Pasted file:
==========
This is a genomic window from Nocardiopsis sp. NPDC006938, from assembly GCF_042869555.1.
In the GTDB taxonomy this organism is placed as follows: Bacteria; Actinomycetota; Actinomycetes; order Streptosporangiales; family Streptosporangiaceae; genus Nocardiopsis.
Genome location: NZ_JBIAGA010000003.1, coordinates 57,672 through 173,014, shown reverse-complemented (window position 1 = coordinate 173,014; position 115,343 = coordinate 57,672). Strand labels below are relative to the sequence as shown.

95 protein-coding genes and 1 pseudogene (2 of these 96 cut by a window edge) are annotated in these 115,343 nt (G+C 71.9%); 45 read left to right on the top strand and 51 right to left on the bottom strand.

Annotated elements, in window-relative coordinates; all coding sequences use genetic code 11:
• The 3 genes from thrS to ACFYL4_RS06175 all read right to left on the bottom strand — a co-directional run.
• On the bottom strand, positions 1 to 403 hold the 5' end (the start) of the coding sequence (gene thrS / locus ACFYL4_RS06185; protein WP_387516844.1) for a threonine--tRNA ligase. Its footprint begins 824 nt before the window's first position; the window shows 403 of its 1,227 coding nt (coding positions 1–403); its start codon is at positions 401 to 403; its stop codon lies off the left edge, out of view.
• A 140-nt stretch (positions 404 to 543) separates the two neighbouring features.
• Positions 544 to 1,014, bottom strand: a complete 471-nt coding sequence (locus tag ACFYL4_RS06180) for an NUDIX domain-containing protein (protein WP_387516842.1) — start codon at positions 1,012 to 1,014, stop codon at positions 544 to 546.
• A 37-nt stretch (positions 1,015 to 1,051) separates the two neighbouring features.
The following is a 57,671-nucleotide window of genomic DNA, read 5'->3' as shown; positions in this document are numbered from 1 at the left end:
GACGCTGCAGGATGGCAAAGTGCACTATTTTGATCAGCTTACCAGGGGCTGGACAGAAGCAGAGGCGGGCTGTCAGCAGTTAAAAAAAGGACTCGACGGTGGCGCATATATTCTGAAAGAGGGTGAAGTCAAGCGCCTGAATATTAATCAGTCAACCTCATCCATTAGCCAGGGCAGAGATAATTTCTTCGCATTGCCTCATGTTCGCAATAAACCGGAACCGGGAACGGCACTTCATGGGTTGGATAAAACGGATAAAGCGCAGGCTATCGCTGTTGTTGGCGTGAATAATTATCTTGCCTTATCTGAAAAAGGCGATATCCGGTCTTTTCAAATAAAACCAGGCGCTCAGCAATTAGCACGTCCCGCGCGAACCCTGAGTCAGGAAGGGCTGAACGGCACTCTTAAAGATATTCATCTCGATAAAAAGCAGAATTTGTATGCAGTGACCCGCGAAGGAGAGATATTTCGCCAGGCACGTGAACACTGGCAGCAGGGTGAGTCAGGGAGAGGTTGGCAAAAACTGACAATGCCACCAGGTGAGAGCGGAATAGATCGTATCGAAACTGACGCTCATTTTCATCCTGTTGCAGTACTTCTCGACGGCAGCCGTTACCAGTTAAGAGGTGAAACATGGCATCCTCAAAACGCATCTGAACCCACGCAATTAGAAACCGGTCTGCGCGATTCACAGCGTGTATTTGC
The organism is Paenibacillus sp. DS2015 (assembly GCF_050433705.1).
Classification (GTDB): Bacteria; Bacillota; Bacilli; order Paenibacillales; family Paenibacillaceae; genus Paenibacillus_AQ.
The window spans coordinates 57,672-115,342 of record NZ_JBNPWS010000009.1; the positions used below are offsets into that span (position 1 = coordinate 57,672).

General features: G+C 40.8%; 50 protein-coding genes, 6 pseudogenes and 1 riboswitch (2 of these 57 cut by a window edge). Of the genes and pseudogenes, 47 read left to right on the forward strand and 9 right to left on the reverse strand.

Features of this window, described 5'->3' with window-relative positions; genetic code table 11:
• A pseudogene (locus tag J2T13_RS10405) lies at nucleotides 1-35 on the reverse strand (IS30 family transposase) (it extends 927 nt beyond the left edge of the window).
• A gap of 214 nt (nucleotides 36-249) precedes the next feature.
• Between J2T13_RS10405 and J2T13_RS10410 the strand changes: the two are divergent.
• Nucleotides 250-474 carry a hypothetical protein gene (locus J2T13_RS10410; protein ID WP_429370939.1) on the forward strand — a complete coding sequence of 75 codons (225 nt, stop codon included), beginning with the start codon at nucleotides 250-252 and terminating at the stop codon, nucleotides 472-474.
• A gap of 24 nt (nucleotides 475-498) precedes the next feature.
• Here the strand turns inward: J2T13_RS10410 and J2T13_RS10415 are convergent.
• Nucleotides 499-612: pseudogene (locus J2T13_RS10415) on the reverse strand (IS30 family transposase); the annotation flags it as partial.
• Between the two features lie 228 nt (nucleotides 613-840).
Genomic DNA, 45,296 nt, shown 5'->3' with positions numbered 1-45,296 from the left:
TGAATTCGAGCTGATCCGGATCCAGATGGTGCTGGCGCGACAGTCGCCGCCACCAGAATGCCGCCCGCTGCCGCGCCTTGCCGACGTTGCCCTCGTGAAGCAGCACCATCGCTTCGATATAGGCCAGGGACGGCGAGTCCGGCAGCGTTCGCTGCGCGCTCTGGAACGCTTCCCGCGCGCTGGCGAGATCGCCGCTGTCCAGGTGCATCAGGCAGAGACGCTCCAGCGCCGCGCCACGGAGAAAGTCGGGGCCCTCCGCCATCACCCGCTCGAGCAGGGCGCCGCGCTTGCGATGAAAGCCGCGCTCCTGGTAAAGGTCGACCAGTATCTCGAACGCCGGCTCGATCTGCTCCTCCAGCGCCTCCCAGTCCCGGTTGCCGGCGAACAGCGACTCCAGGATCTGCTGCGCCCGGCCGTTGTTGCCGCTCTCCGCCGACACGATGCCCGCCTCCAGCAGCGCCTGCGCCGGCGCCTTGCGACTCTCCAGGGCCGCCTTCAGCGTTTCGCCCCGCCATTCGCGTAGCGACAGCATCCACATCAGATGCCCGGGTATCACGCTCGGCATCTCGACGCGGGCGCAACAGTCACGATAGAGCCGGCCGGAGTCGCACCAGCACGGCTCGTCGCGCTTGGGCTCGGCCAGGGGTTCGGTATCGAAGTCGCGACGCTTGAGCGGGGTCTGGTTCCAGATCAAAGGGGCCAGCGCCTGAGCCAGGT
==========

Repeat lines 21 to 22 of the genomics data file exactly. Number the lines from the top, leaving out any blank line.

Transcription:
• Nucleotides 250-474 carry a hypothetical protein gene (locus J2T13_RS10410; protein ID WP_429370939.1) on the forward strand — a complete coding sequence of 75 codons (225 nt, stop codon included), beginning with the start codon at nucleotides 250-252 and terminating at the stop codon, nucleotides 472-474.
• A gap of 24 nt (nucleotides 475-498) precedes the next feature.